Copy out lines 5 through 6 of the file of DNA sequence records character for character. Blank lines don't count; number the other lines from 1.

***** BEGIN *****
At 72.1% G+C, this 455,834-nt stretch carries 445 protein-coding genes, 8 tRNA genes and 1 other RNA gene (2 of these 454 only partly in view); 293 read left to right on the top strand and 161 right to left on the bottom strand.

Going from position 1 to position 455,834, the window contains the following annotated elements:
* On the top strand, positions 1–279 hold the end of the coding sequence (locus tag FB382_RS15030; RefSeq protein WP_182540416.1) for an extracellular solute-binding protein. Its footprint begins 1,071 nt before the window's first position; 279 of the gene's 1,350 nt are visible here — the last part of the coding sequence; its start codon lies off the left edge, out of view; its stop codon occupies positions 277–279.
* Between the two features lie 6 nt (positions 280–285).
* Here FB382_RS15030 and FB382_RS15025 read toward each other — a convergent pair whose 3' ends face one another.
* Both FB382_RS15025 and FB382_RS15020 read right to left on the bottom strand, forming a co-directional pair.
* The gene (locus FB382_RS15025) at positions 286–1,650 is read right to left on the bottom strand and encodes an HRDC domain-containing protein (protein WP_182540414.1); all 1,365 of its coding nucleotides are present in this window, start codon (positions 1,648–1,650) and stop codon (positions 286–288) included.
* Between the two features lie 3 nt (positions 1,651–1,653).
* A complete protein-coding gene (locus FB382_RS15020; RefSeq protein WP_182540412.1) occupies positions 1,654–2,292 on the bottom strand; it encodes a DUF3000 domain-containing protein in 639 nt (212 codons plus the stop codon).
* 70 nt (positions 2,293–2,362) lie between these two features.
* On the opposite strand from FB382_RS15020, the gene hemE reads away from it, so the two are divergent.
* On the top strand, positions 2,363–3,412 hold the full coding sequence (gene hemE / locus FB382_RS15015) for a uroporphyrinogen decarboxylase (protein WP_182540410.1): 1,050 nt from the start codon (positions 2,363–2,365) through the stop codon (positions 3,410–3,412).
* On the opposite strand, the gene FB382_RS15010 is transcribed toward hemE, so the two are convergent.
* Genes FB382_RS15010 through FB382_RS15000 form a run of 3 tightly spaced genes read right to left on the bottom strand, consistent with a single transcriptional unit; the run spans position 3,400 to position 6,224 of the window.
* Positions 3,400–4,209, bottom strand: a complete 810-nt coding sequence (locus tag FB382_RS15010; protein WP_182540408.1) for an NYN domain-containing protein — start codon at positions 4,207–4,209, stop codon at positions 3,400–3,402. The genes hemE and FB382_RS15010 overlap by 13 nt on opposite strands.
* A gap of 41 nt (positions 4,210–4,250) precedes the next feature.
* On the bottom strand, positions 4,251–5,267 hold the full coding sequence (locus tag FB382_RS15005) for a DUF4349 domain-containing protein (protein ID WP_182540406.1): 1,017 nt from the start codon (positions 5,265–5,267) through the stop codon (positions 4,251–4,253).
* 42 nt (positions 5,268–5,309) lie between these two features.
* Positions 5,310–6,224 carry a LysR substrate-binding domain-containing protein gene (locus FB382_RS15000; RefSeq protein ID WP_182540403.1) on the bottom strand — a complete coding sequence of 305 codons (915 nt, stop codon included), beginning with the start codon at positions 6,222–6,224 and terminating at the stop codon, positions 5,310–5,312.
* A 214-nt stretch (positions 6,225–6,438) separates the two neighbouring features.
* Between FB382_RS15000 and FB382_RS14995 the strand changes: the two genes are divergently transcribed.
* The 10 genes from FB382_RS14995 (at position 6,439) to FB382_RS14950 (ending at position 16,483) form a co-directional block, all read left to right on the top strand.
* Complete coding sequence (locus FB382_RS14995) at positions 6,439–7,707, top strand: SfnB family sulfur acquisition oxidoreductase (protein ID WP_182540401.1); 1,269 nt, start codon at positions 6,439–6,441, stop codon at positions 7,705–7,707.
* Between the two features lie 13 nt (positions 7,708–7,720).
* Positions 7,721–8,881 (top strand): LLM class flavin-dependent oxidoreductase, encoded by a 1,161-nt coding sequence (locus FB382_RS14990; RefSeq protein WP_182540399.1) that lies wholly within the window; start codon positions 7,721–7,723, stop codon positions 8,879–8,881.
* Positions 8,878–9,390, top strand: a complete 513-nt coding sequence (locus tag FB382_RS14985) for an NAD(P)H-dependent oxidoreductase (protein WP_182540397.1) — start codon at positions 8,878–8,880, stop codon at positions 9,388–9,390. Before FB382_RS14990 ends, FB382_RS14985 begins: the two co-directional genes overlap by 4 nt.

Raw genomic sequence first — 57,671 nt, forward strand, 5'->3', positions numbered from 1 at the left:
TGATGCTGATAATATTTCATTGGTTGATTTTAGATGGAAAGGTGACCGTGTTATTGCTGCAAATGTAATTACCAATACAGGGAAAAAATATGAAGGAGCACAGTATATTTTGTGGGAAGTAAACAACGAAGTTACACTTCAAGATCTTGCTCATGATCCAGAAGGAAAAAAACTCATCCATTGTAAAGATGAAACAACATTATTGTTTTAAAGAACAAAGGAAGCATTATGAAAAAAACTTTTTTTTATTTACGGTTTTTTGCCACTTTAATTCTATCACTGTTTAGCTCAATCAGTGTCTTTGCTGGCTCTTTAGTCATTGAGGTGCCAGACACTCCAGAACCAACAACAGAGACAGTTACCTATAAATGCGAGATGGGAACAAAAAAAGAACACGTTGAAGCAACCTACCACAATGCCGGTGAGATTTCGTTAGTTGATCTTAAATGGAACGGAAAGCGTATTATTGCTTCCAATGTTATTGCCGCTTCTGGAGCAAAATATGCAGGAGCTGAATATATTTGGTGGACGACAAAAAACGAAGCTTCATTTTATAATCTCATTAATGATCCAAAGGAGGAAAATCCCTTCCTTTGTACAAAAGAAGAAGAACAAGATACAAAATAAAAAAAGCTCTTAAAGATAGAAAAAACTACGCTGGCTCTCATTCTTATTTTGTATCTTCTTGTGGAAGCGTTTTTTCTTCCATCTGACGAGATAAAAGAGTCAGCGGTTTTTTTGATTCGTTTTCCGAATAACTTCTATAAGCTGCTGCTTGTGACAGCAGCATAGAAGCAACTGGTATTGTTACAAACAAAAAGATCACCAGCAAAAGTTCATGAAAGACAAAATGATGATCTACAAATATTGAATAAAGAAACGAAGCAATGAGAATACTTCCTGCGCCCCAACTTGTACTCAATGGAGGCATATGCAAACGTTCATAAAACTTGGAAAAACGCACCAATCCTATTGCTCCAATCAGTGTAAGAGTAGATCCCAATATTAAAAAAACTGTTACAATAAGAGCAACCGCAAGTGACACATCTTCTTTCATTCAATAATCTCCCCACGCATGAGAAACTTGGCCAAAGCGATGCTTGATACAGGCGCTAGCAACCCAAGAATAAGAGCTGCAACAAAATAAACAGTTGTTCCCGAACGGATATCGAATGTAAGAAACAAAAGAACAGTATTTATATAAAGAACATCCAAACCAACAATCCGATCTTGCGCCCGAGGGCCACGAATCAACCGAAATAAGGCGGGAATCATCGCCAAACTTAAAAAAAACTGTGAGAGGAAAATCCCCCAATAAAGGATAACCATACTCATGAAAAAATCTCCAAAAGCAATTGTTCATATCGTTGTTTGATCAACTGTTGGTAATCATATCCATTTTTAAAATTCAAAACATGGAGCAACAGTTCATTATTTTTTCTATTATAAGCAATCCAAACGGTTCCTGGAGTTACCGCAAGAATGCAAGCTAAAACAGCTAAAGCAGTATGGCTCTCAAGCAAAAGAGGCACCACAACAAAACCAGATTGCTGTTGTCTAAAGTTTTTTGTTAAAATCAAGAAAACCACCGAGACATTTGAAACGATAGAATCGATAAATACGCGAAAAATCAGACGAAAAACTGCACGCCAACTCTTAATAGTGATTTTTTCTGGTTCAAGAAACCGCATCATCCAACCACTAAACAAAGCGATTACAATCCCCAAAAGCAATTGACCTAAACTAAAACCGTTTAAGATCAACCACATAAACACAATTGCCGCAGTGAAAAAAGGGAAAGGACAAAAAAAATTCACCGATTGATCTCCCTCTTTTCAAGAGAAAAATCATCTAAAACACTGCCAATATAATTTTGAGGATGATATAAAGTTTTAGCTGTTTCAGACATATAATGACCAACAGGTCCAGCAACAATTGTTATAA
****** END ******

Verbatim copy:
* Here FB382_RS15030 and FB382_RS15025 read toward each other — a convergent pair whose 3' ends face one another.
* Both FB382_RS15025 and FB382_RS15020 read right to left on the bottom strand, forming a co-directional pair.